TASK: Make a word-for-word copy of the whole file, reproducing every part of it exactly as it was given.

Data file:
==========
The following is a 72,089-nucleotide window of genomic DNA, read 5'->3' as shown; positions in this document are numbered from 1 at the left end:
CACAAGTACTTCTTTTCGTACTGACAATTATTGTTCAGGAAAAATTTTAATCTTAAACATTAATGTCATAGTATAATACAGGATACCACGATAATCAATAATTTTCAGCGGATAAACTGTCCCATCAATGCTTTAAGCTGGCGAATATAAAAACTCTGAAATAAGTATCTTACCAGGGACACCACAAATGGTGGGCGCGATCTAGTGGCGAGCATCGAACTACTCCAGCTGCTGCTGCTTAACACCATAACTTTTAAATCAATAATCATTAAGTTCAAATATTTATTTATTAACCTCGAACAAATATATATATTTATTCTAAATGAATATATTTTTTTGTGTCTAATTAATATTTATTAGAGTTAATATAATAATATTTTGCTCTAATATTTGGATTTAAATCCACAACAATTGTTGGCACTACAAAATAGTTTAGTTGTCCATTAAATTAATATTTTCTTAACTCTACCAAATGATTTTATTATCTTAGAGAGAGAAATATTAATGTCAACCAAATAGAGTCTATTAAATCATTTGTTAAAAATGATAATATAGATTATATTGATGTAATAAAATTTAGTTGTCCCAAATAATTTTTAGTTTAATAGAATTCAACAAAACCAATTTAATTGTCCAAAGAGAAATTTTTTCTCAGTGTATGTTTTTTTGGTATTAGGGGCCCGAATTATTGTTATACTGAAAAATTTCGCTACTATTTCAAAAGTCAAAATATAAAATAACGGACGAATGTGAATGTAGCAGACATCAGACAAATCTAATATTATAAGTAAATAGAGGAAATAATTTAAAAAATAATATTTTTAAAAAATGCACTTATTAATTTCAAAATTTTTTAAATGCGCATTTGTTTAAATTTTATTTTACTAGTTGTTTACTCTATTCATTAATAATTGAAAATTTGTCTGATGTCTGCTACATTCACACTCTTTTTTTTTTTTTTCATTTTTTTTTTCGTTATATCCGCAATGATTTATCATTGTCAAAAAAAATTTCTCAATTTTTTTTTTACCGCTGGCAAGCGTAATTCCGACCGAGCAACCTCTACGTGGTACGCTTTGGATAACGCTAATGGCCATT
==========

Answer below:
The following is a 72,089-nucleotide window of genomic DNA, read 5'->3' as shown; positions in this document are numbered from 1 at the left end:
CACAAGTACTTCTTTTCGTACTGACAATTATTGTTCAGGAAAAATTTTAATCTTAAACATTAATGTCATAGTATAATACAGGATACCACGATAATCAATAATTTTCAGCGGATAAACTGTCCCATCAATGCTTTAAGCTGGCGAATATAAAAACTCTGAAATAAGTATCTTACCAGGGACACCACAAATGGTGGGCGCGATCTAGTGGCGAGCATCGAACTACTCCAGCTGCTGCTGCTTAACACCATAACTTTTAAATCAATAATCATTAAGTTCAAATATTTATTTATTAACCTCGAACAAATATATATATTTATTCTAAATGAATATATTTTTTTGTGTCTAATTAATATTTATTAGAGTTAATATAATAATATTTTGCTCTAATATTTGGATTTAAATCCACAACAATTGTTGGCACTACAAAATAGTTTAGTTGTCCATTAAATTAATATTTTCTTAACTCTACCAAATGATTTTATTATCTTAGAGAGAGAAATATTAATGTCAACCAAATAGAGTCTATTAAATCATTTGTTAAAAATGATAATATAGATTATATTGATGTAATAAAATTTAGTTGTCCCAAATAATTTTTAGTTTAATAGAATTCAACAAAACCAATTTAATTGTCCAAAGAGAAATTTTTTCTCAGTGTATGTTTTTTTGGTATTAGGGGCCCGAATTATTGTTATACTGAAAAATTTCGCTACTATTTCAAAAGTCAAAATATAAAATAACGGACGAATGTGAATGTAGCAGACATCAGACAAATCTAATATTATAAGTAAATAGAGGAAATAATTTAAAAAATAATATTTTTAAAAAATGCACTTATTAATTTCAAAATTTTTTAAATGCGCATTTGTTTAAATTTTATTTTACTAGTTGTTTACTCTATTCATTAATAATTGAAAATTTGTCTGATGTCTGCTACATTCACACTCTTTTTTTTTTTTTTCATTTTTTTTTTCGTTATATCCGCAATGATTTATCATTGTCAAAAAAAATTTCTCAATTTTTTTTTTACCGCTGGCAAGCGTAATTCCGACCGAGCAACCTCTACGTGGTACGCTTTGGATAACGCTAATGGCCATT